Preventing the Darkness: World Suicide Prevention Day 2013

I am a left-behind.  
I have been a left-behind since August of 2001.
I have been affected by suicide.

Today, I want to take a moment and talk about suicide prevention.  Not only to educate, but to possibly save a life.


It took me many years to come to terms with my friends death.  I spent the majority of those years blaming myself until I could finally see the bigger picture.

The hardest part of losing someone to suicide is that you will never know who they were meant to be.  As a left-behind, you spend the remainder of your life wondering what they would have done for a living, would they have been a parent, would they have gotten married?  It is damning, to an extent.  While I don't spend the majority of my days thinking about it; at least two days a year those thoughts enter my brain.  I have come to terms with her death, but I will never come to terms with the thought that she could have done something great with her life.

I have been through the stages of grief.  Some took longer than others to get through, but I made it.  It took me eight years.  It took me 2,920 days to be okay enough to continue my life as a left-behind.

Some left-behind's never recover.  They are forever damaged and haunted.  Some left-behind's even become another statistic.  I wanted to several times through those eight years, but I never did.  Something always stopped me.  Something, loud and clear, always came to me at those most desperate moments, shouting, "No!"  And so I remained in the living world, as a left-behind, and I made my way through to the other side.

Once I made it through the other side, I vowed to be more involved in the prevention of suicide.  I believe one of the best things a left-behind can do is to be active in the education and prevention of suicide.   This is the one thing that I can do for my friend who is no longer here to speak for herself.  This is part of my life.  I will do it until I cannot any longer.

Here are some warning signs to watch for:  

My friend had a few of these.  At one point, in the weeks before her death, I remember having the fleeting thought that she may be suicidal.  I dismissed the thought and continued to reassure her that she was loved and cared for and we needed her around.

The thing about suicide is that once someone has made up their mind that they are going to do it, there is no turning back.  They will attempt it and they will either succeed or fail at that attempt.  No matter how many words I said to her, no matter how many hugs I gave her, once she made up her mind, that was that.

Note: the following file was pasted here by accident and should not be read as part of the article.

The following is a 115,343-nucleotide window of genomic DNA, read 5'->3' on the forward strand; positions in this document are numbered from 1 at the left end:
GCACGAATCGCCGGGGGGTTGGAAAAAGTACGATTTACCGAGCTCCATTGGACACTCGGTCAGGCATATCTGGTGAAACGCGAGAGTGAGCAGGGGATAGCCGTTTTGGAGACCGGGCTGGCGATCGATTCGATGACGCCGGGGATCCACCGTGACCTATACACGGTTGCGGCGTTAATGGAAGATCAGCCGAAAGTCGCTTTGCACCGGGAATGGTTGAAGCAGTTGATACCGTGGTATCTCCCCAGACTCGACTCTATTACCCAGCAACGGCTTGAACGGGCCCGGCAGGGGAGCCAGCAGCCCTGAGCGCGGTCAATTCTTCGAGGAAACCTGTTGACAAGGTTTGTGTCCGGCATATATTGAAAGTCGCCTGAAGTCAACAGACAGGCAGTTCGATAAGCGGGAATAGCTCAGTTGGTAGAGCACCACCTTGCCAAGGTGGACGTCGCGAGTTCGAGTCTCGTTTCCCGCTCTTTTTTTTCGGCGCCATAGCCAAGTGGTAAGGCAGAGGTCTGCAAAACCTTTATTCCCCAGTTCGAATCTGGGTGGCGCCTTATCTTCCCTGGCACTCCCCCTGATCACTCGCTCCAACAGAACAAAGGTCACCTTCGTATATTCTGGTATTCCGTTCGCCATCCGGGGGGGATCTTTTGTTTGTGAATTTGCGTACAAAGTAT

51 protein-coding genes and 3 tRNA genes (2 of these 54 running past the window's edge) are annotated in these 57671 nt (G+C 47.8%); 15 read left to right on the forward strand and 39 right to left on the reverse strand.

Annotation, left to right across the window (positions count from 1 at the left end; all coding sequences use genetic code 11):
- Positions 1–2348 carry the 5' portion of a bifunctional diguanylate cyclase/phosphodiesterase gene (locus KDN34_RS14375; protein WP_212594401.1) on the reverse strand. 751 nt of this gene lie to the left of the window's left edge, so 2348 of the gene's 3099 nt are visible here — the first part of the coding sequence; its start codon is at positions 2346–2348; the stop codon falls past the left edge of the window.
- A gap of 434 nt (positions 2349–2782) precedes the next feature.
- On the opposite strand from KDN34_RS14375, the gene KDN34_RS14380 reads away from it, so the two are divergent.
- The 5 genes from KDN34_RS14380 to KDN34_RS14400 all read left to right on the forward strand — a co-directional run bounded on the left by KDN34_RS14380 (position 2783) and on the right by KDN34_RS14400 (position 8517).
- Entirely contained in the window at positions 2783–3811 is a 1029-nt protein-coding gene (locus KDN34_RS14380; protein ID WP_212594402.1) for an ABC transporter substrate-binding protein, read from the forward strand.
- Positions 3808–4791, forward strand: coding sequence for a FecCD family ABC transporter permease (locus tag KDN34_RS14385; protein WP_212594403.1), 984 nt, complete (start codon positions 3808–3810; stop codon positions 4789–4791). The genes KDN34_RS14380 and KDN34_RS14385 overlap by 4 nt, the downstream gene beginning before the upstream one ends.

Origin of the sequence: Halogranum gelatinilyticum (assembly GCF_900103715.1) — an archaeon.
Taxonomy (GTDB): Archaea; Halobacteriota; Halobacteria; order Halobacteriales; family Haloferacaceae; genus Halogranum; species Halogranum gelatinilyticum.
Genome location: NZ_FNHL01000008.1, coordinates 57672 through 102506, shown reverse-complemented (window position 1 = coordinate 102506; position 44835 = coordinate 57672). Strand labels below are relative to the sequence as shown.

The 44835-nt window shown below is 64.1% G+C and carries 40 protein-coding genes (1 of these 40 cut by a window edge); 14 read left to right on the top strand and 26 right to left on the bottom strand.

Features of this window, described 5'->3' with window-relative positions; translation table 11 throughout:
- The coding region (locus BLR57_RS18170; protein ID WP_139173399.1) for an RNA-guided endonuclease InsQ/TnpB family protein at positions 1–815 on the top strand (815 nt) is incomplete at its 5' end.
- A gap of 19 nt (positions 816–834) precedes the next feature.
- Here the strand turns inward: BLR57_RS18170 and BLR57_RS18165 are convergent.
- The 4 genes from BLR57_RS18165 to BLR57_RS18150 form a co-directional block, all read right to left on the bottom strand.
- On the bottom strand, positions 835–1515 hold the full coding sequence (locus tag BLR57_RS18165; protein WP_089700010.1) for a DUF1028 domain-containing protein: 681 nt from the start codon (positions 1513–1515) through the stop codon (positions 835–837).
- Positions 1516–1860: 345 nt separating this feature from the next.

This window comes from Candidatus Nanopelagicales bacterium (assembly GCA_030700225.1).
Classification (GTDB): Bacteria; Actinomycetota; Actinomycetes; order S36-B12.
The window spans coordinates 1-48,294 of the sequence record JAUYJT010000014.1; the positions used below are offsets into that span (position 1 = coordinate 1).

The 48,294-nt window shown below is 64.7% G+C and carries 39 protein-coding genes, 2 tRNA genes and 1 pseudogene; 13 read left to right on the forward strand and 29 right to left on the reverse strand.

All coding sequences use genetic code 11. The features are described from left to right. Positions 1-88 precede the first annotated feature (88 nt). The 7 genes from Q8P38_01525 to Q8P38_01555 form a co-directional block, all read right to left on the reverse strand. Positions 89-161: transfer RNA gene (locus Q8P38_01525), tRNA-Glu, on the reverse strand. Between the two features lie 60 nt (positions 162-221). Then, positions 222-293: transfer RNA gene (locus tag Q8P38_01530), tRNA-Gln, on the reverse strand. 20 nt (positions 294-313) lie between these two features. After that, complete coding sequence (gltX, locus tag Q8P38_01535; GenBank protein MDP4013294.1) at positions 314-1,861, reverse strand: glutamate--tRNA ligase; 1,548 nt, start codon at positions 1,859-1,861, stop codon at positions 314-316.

She made up her mind without anyone around.  There was no control over that.  She didn't phone anyone in the hours before.  There was no control over that either.  She made the choice and that was that.

And on a Sunday afternoon, a beautiful late summer day, it was over.

Suicide is more than someone wanting to end their life.  It's about wanting the pain from whatever they are suffering from to stop.  They just want the pain to stop.  A person can only travel with so much pain for so long before it becomes too much.  Some people seek help, other's decide to end it all.  It doesn't make them a horrible person if they choose to end it all.  Yes, those of us that have been left behind get angry, but staying angry is just as damning.  I learned that a long time ago too.

So, please, if you or someone you know is showing any of the traits above, please reach out to this  person or seek help.  Please do not think that ending your life is the answer.  Your life can get better.  If you snuff it out, you will never know, and never knowing is the most damning thing of all.

If you are in emotional distress or thinking about suicide, please know that help is available.
For confidential crisis counseling, you can always contact the National Suicide Prevention Lifeline at 1-800-273-TALK (8255) and

"To Write Love on Her Arms (TWLOHA) is a non-profit movement dedicated to presenting hope and finding help for people struggling with depression, addiction, self-injury, and suicide. TWLOHA exists to encourage, inform, inspire, and also to invest directly into treatment and recovery." -from the TWLOHA website  

Please reach out today to someone you feel is in need.  Call them up, offer them a kind word, get together for coffee, etc.  Show people you care before it's too late.  You don't know what hides behind the mask they put on every day.  You don't know at all unless you talk to them.

You never know when you are saving a life. 


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